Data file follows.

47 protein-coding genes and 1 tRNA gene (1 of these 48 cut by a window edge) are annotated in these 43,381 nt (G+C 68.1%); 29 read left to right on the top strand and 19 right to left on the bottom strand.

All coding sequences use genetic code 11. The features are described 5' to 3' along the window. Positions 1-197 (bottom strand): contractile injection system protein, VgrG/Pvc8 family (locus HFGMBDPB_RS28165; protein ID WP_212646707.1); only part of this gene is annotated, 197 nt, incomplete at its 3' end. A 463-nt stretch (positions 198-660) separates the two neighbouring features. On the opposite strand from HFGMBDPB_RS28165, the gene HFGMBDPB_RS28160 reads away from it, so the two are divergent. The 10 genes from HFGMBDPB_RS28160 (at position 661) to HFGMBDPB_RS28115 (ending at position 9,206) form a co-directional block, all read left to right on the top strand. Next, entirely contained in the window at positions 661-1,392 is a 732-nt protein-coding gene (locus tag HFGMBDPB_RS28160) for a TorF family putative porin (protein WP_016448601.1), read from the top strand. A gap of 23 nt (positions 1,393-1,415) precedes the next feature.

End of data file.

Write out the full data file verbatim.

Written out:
47 protein-coding genes and 1 tRNA gene (1 of these 48 cut by a window edge) are annotated in these 43,381 nt (G+C 68.1%); 29 read left to right on the top strand and 19 right to left on the bottom strand.

All coding sequences use genetic code 11. The features are described 5' to 3' along the window. Positions 1-197 (bottom strand): contractile injection system protein, VgrG/Pvc8 family (locus HFGMBDPB_RS28165; protein ID WP_212646707.1); only part of this gene is annotated, 197 nt, incomplete at its 3' end. A 463-nt stretch (positions 198-660) separates the two neighbouring features. On the opposite strand from HFGMBDPB_RS28165, the gene HFGMBDPB_RS28160 reads away from it, so the two are divergent. The 10 genes from HFGMBDPB_RS28160 (at position 661) to HFGMBDPB_RS28115 (ending at position 9,206) form a co-directional block, all read left to right on the top strand. Next, entirely contained in the window at positions 661-1,392 is a 732-nt protein-coding gene (locus tag HFGMBDPB_RS28160) for a TorF family putative porin (protein WP_016448601.1), read from the top strand. A gap of 23 nt (positions 1,393-1,415) precedes the next feature.